Through financial mismanagement and profligacy by the government of Egypt under Said and Ismail Pasha, Britain in 1875, was put in the position of being able to purchase for £4 million, 44% of the capital of the Suez Canal Company and Egypt was declared bankrupt. This was the point of no return on the road that was leading her to direct intervention first in Egypt, then in the Sudan; an intervention forced upon her by the Politics of Empire and geography.
Although not possessed of any official standing, and was neither financier nor engineer, de Lesseps
was possessed of great powers of perseverance and persuasiveness and became a personal friend of Said and one evening Said was talked into giving permission for the canal project and further granting de Lesseps absurdly generous concessions. The project staggered through a series of financial crises. The French subscribers to the Canal’s shares were not eager to pay up. The Ottoman Empire failed to take up any of the shares reserved for it. To complicate matters Said having accepted the deal promptly died and his successor, Ismail was much less pliable.
There occurred at this time, within the populace of Egypt an uprising, brought about by the increasing tax demands of the administration of the Turks as imposed by Khedive Tewfik . The peasants and military class headed by a colonel in the Egyptian army Ahmed Bey Arabi, revolted. Arabi was arrested and brought before a Council of Ministers, but his peasant troops burst in, toppled the Council from their chairs, emptied ink pots over their heads and roared with glee. Political upheaval followed and Tewfik was obliged to accept Arabi as a minister in the government. The British “Press” and even the Liberal, anti- imperialist Gladstone, now denounced Arabi as a mutineer and a fanatic. Savage rioting broke out in Alexandria during which European diplomats were manhandled and a large number of Christians killed. Arabi was alarmed at the growing menace to Alexandria from the foreign warships assembling off shore.
In response to the British and French threat, he began to dig emplacements around the forts of Alexandria. The British would not countenance this and on 11 July, 1882, the British ships opened fire and by 5 pm. the forts were wrecked. British marines landed to restore order. At the critical moment the French fleet had disappeared over the horizon and Britain was left alone to deal with the crisis and keep the Canal open for its shipping.
Involvement in Sudan.
From early times Egypt had pushed southwards beyond Wadi Halfa into the wild cruel land of the Sudan. But Mohammed Ali had fastened a more lasting hold on it. By 1890 some 40,000 Egyptian troops were spread through garrison-posts across the Sudan, enforcing with their guns the rule of a Governor-general in Khartoum.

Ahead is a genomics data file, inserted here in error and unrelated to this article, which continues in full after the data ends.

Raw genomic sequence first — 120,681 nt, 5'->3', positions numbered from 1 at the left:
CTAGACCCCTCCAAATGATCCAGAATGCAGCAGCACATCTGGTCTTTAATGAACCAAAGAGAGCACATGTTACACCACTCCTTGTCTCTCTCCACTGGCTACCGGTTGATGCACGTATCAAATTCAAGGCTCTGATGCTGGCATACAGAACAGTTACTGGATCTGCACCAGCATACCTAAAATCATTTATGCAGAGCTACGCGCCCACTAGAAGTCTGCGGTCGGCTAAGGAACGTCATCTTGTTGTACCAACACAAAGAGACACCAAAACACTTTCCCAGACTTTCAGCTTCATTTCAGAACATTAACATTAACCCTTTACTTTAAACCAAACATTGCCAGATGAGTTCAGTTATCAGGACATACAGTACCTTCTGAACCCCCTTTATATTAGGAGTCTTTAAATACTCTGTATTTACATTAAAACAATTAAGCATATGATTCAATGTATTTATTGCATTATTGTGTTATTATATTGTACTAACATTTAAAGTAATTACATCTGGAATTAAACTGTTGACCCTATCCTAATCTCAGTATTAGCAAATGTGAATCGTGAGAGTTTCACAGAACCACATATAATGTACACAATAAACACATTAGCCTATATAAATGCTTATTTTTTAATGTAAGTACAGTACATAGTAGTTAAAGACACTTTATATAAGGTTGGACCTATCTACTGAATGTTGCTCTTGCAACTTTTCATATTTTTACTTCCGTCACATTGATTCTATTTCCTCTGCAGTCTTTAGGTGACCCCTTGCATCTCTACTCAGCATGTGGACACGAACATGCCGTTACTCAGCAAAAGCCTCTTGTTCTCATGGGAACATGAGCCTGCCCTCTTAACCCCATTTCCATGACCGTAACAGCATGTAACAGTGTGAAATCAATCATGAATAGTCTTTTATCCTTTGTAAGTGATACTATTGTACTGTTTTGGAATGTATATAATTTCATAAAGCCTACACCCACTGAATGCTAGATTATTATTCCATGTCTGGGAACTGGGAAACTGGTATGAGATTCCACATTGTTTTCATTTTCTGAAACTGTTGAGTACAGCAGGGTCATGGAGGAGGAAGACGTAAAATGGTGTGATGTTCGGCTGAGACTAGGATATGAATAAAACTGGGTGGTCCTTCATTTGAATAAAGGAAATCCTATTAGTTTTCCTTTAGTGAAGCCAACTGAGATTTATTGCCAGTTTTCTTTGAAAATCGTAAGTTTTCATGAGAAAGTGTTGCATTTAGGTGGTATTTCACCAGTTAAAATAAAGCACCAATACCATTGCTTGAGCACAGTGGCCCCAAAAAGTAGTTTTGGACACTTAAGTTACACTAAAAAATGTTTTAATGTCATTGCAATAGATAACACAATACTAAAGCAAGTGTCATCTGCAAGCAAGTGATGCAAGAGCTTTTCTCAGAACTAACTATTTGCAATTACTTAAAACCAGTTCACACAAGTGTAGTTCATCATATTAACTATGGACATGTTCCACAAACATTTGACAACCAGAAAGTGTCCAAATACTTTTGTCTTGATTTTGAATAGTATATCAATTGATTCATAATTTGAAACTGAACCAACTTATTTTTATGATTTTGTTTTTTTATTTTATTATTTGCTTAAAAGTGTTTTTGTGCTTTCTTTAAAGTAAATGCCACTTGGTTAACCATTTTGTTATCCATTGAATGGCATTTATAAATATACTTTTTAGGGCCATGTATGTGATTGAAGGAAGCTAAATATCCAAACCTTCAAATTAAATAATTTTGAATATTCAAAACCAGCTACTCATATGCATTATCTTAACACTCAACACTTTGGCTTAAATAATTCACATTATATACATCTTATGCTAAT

In 1881 an obscure man of religion, by name Mohammed Ahmed el-Sayyid Abdullah, fired a spark into the tinderbox of the Sudan. From his retreat on an island in the Upper Nile he proclaimed himself the long-expected Mahdi - the Guided One of the Prophet - and began a campaign of preaching. The time had come he urged, to make an end of the Egyptians and their Turkish overlords, and to return to the purity of the true faith. The moment was indeed ripe, and the Turko-Egyptian authority in the Sudan weakened. The Mahdi’s fervent eloquence first magnetized the downtrodden local population, then some of the most warlike tribes. An Egyptian force sent from Khartoum to arrest him retired in haste. A second was hacked to pieces. A month before the British bombardment of Alexandria, a larger punitive force met the same fate. In Cairo, fear for the whole Egyptian establishment in the Sudan was growing!
At that very moment Britain was taking over in Egypt. She was preoccupied with Egyptian problems, and she refused to extend her intervention to the Upper Nile. “Her Majesty’s Government”, the Foreign Secretary, Earl Granville declared, “are in no way responsible for operations in the Sudan”. If the Egyptian officials wish to act, that was their affair. The Egyptians response was to raise a force of 15,000 men under Colonel Hicks, a retired British officer from India. A few weeks later the Mahdi’s main army fell upon the tired thirsty and poorly trained exhausted men and cut them to pieces so thoroughly that barely 300 wounded survivors crawled away into the scrub. The rest including Colonel Hicks were dead.